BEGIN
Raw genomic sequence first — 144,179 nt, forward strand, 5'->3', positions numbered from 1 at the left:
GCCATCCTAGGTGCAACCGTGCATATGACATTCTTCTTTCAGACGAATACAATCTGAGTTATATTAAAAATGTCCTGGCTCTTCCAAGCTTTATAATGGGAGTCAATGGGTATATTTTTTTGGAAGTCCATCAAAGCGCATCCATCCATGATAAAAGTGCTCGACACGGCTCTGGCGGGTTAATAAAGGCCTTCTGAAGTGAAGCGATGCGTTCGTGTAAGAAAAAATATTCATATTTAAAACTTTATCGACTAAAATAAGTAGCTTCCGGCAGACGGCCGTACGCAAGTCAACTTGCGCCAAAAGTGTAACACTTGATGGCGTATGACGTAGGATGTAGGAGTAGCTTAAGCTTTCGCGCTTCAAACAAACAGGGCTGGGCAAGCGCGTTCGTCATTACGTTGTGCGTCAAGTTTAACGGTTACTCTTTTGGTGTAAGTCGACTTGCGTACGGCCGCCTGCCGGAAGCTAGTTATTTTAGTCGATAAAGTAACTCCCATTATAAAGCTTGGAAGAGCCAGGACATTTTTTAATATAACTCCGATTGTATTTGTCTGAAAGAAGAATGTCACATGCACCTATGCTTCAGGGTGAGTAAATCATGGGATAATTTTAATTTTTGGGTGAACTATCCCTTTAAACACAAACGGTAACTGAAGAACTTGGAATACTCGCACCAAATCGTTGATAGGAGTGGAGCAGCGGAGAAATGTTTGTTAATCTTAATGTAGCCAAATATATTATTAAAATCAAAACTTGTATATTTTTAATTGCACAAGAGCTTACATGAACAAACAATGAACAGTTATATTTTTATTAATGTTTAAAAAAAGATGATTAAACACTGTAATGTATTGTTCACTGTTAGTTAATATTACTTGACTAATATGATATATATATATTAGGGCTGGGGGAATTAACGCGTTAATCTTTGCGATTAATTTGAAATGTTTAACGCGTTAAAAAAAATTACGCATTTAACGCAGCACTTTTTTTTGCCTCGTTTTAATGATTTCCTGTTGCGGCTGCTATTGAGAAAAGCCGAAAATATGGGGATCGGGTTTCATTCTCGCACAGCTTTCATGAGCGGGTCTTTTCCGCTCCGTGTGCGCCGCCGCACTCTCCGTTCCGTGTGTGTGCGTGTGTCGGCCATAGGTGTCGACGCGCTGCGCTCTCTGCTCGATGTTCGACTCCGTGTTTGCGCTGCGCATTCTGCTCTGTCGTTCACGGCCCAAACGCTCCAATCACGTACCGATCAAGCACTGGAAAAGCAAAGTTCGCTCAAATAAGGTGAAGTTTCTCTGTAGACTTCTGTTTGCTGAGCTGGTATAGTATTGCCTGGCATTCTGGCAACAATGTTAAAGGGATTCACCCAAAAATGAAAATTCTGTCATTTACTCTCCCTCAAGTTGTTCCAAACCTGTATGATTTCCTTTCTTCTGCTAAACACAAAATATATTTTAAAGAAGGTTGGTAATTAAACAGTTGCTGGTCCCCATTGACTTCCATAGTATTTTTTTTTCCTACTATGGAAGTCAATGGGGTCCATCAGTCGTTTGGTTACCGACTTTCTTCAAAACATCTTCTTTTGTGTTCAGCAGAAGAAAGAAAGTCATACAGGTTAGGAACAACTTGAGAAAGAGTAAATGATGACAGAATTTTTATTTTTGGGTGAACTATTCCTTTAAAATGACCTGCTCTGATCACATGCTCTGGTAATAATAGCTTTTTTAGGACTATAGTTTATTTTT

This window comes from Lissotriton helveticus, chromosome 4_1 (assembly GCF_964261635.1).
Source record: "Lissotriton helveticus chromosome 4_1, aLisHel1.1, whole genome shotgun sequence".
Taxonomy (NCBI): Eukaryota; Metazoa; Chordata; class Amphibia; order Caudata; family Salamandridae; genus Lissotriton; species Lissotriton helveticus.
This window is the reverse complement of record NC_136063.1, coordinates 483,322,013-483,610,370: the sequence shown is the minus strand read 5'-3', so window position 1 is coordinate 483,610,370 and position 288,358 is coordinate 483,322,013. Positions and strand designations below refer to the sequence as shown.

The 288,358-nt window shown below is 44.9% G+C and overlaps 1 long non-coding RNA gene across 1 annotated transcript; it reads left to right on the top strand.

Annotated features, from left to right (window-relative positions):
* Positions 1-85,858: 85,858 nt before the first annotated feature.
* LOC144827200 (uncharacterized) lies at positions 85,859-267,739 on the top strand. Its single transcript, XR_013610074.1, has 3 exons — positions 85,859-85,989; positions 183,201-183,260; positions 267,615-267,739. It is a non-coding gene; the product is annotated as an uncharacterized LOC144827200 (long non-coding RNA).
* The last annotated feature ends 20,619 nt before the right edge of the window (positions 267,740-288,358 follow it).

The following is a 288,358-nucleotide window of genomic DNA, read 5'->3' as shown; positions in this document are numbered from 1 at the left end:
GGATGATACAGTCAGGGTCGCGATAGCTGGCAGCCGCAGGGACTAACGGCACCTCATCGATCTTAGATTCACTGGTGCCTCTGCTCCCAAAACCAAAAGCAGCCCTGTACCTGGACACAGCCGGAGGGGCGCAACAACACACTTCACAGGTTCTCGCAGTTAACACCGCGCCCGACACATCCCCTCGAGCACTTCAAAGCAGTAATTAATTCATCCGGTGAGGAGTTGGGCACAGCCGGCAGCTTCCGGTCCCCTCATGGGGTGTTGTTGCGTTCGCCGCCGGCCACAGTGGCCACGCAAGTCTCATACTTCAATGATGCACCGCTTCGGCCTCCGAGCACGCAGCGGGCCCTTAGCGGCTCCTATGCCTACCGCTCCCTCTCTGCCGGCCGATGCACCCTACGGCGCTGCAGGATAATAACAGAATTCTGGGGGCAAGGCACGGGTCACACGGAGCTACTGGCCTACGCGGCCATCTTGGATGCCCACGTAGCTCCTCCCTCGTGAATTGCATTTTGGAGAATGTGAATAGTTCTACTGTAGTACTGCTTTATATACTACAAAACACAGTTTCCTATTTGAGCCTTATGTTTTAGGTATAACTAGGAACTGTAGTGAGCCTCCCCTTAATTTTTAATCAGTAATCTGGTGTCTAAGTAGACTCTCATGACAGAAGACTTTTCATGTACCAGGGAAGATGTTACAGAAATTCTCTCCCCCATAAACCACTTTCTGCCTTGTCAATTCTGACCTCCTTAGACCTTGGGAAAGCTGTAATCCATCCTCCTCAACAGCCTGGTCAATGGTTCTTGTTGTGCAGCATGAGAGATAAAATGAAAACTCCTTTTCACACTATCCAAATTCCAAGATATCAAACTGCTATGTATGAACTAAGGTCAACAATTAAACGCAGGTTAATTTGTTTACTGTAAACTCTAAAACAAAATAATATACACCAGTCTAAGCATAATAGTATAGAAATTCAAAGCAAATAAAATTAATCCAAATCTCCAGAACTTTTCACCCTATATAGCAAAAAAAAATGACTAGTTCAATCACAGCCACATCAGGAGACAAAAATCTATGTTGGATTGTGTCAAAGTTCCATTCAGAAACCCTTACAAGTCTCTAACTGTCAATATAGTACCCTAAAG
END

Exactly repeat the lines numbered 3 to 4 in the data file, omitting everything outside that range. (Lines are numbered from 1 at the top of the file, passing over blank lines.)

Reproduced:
This window comes from Lissotriton helveticus, chromosome 4_1 (assembly GCF_964261635.1).
Source record: "Lissotriton helveticus chromosome 4_1, aLisHel1.1, whole genome shotgun sequence".